Executive Presence: Cracking the Code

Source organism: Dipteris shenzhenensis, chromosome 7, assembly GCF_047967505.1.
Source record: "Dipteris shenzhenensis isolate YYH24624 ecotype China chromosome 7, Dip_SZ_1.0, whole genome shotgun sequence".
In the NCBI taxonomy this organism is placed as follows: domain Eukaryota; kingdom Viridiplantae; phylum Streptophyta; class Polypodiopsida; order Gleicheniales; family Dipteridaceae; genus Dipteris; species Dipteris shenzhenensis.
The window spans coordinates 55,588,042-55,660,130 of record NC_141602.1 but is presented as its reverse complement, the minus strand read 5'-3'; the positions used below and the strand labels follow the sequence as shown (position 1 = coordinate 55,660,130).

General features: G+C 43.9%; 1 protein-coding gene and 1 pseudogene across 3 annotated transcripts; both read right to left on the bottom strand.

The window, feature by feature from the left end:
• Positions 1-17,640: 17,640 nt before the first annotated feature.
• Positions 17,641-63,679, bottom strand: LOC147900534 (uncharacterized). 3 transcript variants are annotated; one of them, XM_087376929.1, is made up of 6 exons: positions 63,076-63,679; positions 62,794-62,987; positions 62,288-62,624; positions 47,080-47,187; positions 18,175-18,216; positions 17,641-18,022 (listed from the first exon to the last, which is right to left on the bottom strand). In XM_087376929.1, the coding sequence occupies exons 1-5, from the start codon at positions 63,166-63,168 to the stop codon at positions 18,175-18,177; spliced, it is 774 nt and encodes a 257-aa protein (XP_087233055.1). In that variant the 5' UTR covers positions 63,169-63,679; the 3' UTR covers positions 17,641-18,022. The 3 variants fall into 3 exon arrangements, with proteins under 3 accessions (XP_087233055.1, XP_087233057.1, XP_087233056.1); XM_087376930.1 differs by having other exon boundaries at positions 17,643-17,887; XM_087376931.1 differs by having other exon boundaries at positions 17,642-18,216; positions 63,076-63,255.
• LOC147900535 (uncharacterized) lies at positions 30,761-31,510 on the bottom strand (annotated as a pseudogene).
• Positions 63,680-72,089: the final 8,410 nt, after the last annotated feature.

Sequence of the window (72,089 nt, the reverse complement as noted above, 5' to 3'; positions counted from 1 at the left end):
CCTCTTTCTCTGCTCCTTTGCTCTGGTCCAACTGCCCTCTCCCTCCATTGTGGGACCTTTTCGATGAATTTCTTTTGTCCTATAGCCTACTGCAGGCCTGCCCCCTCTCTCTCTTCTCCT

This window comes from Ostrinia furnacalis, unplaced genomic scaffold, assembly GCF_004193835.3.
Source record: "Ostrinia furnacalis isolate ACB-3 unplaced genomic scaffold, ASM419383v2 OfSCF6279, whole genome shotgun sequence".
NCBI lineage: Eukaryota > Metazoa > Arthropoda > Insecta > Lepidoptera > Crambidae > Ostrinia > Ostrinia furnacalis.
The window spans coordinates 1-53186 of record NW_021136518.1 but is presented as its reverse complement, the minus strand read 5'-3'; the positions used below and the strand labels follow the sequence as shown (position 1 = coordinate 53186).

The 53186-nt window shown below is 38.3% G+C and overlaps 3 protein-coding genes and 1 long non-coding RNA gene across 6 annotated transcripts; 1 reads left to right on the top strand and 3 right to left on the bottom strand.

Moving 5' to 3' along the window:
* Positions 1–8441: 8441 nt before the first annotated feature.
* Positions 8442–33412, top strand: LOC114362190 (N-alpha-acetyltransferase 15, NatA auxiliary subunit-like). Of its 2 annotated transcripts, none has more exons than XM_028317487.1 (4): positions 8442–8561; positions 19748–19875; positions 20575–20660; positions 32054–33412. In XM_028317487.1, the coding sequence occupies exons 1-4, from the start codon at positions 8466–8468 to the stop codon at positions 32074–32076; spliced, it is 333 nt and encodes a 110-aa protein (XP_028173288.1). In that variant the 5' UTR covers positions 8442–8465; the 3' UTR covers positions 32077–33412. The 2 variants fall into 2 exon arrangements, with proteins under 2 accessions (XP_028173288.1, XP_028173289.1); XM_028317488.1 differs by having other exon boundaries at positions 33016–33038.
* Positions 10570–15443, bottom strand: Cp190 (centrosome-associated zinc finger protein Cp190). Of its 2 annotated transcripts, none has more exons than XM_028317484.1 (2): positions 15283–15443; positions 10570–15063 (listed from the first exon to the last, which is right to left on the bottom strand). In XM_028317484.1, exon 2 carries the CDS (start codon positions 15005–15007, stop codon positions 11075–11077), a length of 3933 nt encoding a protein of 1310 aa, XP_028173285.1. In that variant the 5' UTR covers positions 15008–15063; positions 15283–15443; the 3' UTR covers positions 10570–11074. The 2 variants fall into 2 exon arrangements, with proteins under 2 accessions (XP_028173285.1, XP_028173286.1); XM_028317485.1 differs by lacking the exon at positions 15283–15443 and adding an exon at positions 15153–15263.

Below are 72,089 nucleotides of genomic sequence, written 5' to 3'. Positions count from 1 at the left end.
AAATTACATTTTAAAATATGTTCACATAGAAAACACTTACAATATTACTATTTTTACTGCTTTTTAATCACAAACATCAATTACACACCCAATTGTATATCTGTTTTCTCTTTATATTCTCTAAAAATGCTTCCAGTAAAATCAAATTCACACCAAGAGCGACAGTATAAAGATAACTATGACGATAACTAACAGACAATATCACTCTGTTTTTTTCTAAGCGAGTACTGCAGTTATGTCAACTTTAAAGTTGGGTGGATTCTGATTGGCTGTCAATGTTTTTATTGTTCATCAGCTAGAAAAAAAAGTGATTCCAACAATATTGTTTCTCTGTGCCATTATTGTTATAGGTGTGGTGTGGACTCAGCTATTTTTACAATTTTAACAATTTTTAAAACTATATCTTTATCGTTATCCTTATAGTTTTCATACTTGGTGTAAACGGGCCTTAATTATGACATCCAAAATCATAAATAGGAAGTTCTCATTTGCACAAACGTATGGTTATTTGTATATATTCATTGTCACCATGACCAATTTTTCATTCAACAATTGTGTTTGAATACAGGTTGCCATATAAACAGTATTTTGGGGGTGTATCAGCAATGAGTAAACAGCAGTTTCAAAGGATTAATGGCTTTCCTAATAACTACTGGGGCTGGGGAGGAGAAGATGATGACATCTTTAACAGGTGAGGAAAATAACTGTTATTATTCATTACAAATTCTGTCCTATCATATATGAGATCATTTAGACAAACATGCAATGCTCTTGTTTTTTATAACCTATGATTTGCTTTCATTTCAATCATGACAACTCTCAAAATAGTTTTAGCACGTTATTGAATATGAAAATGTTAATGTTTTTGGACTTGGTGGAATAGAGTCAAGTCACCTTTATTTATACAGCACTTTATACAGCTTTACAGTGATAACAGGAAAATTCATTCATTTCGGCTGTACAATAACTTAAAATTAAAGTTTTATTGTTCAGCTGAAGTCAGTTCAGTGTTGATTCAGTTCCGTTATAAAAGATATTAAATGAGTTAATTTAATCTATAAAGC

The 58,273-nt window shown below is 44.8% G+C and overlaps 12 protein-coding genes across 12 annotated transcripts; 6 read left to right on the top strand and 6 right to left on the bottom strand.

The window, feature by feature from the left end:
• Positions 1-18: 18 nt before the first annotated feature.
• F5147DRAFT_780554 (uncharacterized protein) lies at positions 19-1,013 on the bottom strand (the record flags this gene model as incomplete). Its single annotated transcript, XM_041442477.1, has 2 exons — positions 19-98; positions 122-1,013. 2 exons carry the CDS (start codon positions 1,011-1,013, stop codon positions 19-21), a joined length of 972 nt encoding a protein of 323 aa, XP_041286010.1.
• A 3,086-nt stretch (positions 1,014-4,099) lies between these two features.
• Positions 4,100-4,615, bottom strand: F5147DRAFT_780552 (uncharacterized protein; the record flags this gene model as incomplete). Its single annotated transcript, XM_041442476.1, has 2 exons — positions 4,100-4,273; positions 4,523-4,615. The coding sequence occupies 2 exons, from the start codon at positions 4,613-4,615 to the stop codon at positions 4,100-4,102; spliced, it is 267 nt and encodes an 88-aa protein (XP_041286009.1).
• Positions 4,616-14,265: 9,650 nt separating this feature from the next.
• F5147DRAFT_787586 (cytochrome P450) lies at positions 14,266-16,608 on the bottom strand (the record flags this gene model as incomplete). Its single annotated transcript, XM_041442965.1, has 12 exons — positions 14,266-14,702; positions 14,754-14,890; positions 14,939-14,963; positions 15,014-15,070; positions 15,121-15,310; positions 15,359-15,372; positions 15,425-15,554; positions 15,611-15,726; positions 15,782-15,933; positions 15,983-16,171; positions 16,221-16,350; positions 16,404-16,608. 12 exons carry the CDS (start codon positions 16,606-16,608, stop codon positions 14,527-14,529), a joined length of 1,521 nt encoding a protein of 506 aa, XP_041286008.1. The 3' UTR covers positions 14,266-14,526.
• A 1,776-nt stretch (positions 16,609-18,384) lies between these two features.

Ever wonder why some people seem to rocket to the top of their career ladders while others with similar experience and qualifications are constantly overlooked? Dr. Sylvia Ann Hewlett makes a compelling case that the missing link between merit and success is Executive Presence (EP): a dynamic mix of gravitas (how you behave), communication (how you speak), and appearance (how you look). If you knock these qualities out of the park you will convince others that you are a leader-in-the making. In this presentation backed by bespoke data and enlivened by vivid storytelling the cross-sector research found in her seminal book Executive Presence and the updated Executive Presence 2.0, Dr. Hewlett dives deep into the original tenets of EP and the newer qualities necessary to lead in our modern era created by a global pandemic and seismic social movements. Designed with professionals of all genders, races, ages, and cultures in mind, audiences will walk away armed with tools and tactics that will empower them to take a seat at the top table—to go from working like an executive, to feeling like an executive, to being an executive.